Under the Employment Protection (Sunday Shop Working)(Guernsey)Law 2001, shop workers have the right:

1/not to be dismissed

2/not to be selected for redundancy

3/not to suffer any other detriment for refusing, or proposing to refuse, to do work in or about a shop on a Sunday.

It is a matter of personal choice.There may be many people who would like to work on a Sunday just to earn some more money.

If shops in St Peter Port are having to compete against internet shopping, then their prices have to be more competitive and they need to be open more so more people can shop.

If shops were allowed to be open now....in the run up to Christmas, I feel sure that they would have sold much more. People are going to London, Jersey or other towns to do their Christmas shopping so the town shops are losing out again. Jersey is festively geared up to attracting people into St Helier... so many people from Guernsey, France and UK spend their money in St Helier shops, bars, restaurants and hotels.

At the moment St Peter Port is not doing any of this at all.... either at Christmas or during the summer months... so is losing out on local trade, tourist trade and also to the internet trade.

Poppy

The law may protect current employees to some extent but as I said earlier, all that will happen is that as new employees are recruited part of their new terms and conditions will be that they have to be prepared to work shift work including Sundays.

As many local mums would not want to sacrifice their time with their children and families they will no longer apply for jobs in the supermarkets. The jobs will go to foreign workers who will send their earning overseas and out of the economy and avoid paying local income tax into the economy due to their length of stay in the island. These unemployed mothers will also undoubtedly claim benefits then.

And as I commented earlier the only way I see to compensate the loss unto the economy would be to introduce a Sunday Only GST of 35% if this went ahead.

This has happened already in England.

Poppy

I didn't mean the GST bit but I meant bout the foreigners taking the jobs

Election Issues

The Employment Protection(Sunday Shop Working) (Gsy) Law 2001

Shop workers who, after the date the Law came into force (1 July 2002) entered into an employment contract in which they work Sundays or can be required to do so, for example new recruits who initially agreed to do Sunday work, but no longer wish to to do.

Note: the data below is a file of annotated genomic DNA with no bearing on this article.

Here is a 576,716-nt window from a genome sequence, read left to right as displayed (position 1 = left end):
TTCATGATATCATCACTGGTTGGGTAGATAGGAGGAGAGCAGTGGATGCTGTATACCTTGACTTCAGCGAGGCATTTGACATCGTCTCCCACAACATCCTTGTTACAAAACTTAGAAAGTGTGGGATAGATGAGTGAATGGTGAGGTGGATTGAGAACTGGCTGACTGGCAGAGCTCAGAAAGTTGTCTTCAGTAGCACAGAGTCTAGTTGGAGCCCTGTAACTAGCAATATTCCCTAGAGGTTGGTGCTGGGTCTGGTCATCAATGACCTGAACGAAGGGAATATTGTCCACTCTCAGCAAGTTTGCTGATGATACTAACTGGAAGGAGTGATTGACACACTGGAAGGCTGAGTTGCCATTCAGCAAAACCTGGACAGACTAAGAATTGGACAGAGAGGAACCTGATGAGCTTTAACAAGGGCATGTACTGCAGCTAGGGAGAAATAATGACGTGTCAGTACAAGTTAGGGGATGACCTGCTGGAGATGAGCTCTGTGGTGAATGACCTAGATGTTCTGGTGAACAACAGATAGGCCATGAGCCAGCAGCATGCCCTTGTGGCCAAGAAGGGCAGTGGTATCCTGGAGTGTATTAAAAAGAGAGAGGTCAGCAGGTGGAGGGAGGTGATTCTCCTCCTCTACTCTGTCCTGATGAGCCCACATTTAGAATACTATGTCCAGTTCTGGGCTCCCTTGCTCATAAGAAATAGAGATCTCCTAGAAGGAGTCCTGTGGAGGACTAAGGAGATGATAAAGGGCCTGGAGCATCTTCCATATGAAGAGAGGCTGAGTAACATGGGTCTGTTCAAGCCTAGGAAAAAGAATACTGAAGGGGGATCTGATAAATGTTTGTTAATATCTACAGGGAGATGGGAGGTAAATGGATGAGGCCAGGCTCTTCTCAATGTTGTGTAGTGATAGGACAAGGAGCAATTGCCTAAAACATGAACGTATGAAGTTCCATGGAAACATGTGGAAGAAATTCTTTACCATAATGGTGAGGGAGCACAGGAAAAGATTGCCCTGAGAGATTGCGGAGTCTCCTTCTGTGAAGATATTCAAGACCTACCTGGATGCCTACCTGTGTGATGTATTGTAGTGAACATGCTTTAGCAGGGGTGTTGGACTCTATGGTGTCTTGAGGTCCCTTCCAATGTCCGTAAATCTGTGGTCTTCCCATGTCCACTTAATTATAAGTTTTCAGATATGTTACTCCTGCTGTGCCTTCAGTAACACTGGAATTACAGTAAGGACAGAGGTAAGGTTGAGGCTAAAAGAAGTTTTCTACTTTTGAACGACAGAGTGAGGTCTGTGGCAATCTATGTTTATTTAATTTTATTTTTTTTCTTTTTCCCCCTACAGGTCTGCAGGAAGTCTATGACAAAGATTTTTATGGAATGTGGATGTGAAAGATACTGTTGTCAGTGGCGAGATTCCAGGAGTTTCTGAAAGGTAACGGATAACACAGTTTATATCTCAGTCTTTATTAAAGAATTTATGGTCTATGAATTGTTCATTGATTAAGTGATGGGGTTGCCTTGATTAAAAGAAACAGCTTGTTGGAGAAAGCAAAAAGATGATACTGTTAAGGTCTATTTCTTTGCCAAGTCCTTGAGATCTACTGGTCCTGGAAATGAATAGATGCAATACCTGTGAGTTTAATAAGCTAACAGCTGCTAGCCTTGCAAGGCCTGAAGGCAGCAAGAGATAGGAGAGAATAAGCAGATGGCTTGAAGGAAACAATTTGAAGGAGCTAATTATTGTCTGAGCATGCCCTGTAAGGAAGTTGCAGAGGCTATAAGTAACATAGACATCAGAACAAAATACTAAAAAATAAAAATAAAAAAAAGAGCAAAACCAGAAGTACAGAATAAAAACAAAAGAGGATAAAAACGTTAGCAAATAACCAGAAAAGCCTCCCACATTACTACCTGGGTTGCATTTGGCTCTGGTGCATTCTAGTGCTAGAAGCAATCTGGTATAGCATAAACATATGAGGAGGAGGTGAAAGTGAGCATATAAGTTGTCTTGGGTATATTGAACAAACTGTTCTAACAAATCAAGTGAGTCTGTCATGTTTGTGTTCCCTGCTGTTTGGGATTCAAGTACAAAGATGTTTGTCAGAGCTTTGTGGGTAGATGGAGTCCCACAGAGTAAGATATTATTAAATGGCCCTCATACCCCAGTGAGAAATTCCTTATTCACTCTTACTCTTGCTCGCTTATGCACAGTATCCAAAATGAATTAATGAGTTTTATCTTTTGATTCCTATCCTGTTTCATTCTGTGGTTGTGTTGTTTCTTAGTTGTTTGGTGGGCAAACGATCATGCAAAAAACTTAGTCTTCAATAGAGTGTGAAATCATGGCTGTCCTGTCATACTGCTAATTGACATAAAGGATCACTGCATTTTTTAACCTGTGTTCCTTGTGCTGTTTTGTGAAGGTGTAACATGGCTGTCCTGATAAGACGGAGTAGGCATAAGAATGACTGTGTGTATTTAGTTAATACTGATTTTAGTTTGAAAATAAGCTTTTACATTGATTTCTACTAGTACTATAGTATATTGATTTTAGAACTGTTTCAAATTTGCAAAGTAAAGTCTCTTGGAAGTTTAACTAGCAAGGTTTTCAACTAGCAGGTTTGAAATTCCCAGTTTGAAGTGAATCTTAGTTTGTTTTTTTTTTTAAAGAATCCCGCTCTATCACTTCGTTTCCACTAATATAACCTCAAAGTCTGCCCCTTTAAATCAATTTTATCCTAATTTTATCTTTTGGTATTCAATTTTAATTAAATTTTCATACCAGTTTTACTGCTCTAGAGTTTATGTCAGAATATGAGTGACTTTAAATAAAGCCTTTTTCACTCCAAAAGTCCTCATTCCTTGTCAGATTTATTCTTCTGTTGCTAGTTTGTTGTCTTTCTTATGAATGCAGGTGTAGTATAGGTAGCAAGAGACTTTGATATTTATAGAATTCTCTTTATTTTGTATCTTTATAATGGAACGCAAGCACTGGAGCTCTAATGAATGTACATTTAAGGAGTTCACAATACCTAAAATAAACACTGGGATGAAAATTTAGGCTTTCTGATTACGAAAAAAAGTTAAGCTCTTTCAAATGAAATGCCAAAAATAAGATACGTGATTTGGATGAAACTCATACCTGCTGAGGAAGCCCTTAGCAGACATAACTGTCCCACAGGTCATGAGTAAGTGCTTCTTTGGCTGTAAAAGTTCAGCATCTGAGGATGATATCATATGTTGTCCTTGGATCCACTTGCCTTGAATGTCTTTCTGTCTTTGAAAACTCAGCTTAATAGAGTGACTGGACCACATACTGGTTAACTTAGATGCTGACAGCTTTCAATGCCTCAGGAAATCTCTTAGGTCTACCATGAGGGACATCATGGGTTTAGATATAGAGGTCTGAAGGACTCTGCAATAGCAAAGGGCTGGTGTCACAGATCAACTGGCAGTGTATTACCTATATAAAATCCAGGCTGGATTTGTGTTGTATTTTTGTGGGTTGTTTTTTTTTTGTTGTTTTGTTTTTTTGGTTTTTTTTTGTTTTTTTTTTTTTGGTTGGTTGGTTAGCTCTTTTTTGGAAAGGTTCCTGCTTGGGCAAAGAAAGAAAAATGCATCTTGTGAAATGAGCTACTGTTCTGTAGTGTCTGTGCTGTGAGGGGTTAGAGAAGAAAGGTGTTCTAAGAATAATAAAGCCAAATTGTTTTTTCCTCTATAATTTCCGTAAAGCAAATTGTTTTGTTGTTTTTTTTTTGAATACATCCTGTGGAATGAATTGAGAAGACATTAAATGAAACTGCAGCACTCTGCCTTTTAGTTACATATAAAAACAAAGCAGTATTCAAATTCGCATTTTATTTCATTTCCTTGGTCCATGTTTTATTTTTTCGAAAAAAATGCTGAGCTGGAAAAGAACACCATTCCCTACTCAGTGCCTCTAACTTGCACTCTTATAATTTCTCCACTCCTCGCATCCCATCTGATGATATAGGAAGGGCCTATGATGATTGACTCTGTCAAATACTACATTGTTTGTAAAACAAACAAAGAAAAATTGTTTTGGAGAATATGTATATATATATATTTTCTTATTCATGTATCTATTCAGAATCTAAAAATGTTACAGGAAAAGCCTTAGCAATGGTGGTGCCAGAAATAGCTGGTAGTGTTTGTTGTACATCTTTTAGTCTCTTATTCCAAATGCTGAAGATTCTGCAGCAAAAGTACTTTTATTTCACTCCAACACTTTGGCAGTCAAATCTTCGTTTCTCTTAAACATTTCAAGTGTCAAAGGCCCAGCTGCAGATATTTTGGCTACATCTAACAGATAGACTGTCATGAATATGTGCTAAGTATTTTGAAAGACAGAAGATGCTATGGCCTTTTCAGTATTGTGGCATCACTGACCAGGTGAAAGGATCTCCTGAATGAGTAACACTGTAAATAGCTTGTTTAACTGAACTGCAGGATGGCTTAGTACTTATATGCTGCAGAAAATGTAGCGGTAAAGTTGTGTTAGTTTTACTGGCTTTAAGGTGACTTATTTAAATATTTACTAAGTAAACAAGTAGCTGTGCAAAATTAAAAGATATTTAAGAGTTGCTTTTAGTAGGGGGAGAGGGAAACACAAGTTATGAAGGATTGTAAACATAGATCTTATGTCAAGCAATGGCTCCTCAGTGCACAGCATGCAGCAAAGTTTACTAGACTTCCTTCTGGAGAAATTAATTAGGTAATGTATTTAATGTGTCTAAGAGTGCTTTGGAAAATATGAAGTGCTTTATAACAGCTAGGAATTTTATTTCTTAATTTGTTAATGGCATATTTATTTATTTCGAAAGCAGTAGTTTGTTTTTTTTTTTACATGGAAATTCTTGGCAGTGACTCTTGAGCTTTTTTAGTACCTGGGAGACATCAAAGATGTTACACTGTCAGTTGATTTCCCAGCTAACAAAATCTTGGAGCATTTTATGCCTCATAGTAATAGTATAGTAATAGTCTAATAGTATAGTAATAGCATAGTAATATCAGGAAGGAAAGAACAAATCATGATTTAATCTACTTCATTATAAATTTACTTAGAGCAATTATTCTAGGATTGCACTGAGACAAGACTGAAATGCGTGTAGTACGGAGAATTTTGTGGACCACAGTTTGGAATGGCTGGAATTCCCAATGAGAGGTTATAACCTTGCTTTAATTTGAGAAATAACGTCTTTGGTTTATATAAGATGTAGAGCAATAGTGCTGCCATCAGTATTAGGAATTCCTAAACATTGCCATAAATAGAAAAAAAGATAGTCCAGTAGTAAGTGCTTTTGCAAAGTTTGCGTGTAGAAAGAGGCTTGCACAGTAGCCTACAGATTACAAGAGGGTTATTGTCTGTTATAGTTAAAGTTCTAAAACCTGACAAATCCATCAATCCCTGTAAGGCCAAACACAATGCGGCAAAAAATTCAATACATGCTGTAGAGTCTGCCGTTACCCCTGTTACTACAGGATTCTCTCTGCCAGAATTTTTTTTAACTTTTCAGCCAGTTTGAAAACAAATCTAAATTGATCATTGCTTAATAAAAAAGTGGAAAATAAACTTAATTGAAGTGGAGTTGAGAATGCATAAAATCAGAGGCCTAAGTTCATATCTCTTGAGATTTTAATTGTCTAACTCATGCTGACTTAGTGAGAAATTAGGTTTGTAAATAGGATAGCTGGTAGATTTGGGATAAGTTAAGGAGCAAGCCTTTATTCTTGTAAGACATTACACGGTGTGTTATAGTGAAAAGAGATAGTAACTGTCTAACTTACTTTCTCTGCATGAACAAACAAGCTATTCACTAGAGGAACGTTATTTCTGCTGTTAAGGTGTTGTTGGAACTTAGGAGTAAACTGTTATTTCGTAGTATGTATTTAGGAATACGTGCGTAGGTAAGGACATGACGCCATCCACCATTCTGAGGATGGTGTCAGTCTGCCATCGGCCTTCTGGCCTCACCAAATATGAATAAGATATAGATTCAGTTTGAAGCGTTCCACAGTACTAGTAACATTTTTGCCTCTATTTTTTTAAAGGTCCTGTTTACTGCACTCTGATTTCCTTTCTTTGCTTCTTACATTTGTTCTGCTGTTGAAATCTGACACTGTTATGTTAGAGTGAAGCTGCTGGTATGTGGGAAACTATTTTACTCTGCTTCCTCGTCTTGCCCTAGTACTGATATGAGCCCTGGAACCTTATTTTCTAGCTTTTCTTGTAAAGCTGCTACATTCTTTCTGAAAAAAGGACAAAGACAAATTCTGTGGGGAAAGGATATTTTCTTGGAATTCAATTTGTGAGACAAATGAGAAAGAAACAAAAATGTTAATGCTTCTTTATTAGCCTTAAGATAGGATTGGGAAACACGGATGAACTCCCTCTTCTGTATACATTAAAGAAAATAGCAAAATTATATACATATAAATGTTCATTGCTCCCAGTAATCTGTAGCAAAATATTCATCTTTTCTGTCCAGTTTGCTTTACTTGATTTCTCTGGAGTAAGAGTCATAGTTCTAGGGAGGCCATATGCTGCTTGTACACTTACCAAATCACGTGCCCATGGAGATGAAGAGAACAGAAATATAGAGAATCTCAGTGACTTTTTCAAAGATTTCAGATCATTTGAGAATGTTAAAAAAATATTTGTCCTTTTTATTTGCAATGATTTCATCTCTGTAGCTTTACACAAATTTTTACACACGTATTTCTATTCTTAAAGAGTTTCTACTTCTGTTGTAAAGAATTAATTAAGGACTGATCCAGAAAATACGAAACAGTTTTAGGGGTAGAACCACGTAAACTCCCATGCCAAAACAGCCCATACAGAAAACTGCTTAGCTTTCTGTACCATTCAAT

Opt Out

Shop workers who want to opt out of Sunday working must give their employer a signed and dated written notice saying that they object to Sunday working. They do not have to give any reason. They must serve a 3 month notice period...but these workers can not be dismissed or subjected to any other detriment by their employer, during the 3 month notice period, for giving the"opting out notice".

Once the 3 month notice period has ended, the worker has the right not to do Sunday shop work, because he/she is protected as an 'opted out' shop worker.

Any shop worker who 'opts in' to Sunday working has the right to 'opt out' again at any time, subject to giving the 'opting out notice' and the 3 months' notice.

A 'protected' or an 'opted out' shop worker has the right not to be dismissed or subjected to detriment on an account of either their refusal, or their proposal to refuse to work Sundays, or for giving or proposing to give their employer an 'opting out' notice.

Oh Dear

They have to pay income tax. It's done through the employer. If they're not paying then the employer is also breaking the law.

This blame the foreigners thing has got to stop.

Simon V

Poppy

There could be gainful employment created for locals created on a Sunday only basis.this could suit many as a part time top up job,students or locals looking to boost their income.

All guest workers pay tax and oxidants and thus contribute to the islands income.

Beanjar

Simon V, why on earth would we want to create extra jobs on an island where we already have to import thousands of workers from overseas? Forget about the 400+ workdodgers, any new jobs would not be to their liking or might reduce their benefits, heaven forbid.

Simon V

Pocket money for the kids eh Beanie old boy ?

So they can save up and have some spending money to pay for whatever they would like.

It might even generate some money for the Government too,it's a win win situation.